When I was fourteen, I endured an 18 hour operation on my back and a 6 month recovery. I note very proudly that I entered this operation with a blood pressure calm enough to make the nurses question me and was rolled into the operating room singing "Heaven on their Minds" from Jesus Christ Superstar (Murray Head. The GOOD kind).
With significantly less pride, I admit to having been in the hospital bed at home for far too long, taking slow transitions into normal clothing and the shower, which had become like the Eye of Sauron, evil and yet watching me accusatorily.
It was during this time that I became enamored with Star Wars.
I remember the very moment. Episode VI was on Spike network and during my once-daily, nursing home-esc walk that day, I only thought about when I might see it again and made it my task as I dropped back in the bed that night to find it on TV once more.
I ended up buying the entire collection and watching one episode every night repeatedly for three weeks. Dad, being the champion that he is, joined me every night as well, though I wasn't really in the position to flip over and make sure he didn't have his computer on his lap as well.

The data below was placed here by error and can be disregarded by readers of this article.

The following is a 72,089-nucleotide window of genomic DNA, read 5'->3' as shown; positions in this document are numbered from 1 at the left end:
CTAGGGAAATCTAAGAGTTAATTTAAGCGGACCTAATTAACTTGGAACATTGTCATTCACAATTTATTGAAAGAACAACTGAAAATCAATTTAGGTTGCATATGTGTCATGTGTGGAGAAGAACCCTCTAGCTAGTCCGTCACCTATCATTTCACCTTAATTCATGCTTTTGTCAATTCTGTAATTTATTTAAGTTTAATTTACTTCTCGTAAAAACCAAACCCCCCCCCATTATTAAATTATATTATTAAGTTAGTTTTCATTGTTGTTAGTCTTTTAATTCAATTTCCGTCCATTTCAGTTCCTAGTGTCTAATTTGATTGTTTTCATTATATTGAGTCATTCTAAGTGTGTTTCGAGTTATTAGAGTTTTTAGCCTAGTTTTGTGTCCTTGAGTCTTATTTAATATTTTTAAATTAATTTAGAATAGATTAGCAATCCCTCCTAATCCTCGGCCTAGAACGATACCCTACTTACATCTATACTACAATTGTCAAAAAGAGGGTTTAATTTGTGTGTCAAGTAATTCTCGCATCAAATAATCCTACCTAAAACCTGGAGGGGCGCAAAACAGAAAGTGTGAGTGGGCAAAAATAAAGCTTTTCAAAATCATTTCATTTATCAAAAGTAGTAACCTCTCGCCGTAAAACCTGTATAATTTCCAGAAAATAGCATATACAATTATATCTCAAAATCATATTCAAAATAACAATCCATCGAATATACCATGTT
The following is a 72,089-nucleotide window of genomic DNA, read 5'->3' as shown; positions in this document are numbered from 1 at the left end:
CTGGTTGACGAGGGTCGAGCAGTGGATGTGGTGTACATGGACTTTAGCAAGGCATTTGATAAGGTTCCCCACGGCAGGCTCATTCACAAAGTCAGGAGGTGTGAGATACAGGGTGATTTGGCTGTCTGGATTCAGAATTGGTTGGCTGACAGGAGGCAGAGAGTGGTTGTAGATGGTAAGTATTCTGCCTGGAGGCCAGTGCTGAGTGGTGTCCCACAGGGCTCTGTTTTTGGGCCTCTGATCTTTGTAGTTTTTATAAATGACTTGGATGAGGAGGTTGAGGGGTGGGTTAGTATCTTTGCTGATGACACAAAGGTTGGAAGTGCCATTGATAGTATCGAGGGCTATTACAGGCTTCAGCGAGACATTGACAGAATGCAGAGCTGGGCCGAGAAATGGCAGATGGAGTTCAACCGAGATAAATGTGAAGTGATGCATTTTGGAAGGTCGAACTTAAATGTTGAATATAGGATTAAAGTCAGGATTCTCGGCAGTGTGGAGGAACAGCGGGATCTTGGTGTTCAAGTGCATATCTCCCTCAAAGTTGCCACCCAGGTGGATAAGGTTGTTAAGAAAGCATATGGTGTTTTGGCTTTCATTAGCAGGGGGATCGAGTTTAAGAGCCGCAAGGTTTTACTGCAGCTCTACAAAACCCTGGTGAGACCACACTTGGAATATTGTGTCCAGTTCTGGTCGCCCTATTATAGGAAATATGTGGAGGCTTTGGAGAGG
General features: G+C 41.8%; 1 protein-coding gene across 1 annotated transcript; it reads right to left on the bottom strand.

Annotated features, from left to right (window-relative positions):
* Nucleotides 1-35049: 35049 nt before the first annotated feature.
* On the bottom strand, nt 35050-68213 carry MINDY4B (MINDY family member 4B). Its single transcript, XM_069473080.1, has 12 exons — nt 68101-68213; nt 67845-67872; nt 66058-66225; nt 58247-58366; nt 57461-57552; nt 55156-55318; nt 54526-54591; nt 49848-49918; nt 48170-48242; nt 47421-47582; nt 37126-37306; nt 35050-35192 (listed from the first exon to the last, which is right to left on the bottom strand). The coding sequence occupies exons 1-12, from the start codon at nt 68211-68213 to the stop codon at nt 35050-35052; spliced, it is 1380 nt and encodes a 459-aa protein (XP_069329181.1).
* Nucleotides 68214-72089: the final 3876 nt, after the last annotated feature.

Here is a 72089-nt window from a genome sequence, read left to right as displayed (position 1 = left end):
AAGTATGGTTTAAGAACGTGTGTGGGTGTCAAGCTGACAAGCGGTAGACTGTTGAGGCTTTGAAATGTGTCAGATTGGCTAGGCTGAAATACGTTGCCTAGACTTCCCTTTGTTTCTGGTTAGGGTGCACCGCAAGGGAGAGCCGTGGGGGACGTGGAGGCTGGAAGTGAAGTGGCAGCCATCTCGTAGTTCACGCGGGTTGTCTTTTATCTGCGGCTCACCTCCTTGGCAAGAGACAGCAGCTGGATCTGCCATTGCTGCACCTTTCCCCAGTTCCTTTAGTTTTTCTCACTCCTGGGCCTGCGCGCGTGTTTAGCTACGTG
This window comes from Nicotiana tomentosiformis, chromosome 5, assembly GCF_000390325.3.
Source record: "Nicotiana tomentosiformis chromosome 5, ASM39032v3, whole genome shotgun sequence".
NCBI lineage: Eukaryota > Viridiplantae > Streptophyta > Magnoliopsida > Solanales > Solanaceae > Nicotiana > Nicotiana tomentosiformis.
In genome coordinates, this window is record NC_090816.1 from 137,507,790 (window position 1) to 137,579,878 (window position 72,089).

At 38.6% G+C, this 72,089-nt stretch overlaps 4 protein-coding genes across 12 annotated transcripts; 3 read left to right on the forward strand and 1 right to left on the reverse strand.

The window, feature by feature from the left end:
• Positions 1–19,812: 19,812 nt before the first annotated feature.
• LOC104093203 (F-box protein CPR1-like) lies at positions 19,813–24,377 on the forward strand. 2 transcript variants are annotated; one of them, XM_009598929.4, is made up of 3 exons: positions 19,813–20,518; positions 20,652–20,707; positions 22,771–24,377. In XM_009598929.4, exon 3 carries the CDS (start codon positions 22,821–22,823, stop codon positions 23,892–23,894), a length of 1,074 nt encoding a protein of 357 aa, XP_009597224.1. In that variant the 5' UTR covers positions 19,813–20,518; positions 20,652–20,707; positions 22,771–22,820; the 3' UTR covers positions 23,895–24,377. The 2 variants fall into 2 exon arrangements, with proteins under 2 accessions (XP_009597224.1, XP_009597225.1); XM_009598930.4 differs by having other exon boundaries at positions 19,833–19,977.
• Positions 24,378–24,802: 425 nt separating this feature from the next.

This series, nonetheless, was what sparked my love of science fiction. I began to write it.
Not Breakers, however. Breakers came a little later. Here is what leads me to my point.
Look at Star Wars. Look at Breakers. Look at Star Wars. Look at Hunger Games. Big differences. All science fiction.
Welcome to evolution.
While I am still in love with the galactic epic of Star Wars-style sci-fi, I found myself writing Breakers the next year, unconsciously, in quite a different fasion. The evolution of science fiction.
Sci-fi today is dark. In fact, by now, it could probably use some lightening up. But let's face it. People like dark.
It moves them.
It squirms inside and makes them feel something.
I am terrified of a world that cannot explore darkness. We need darkness to contrast the light and to understand our feelings on it.
Science fiction today, as opposed to the futuristic, technological, and cultural fascination with Star Wars sci-fi, is quite simply an experiment of that darkness.
Today, science fiction is humanity's response to dark situations. (Can we get that in a quote box somewhere? Hang on...)
How do we react when the worst happens? How, or WILL, we triumph as a human race?
They are human."
I don't know if the evolution of sci-fi says something about our society. I think we've always had a little darkness. Maybe this type of fiction forces us to look at the society we already have and how close we might be to such terror. Or maybe we want to know we'd be okay anyway, fighting it and standing amidst the ruin. I know my books sure surprise me.
So yes. I proudly put "Science fiction" on the genre for Breakers. Because it's humans responding to a very dark situation.
And they respond with -- wouldn't you guess it? -- humanity.
Love to all.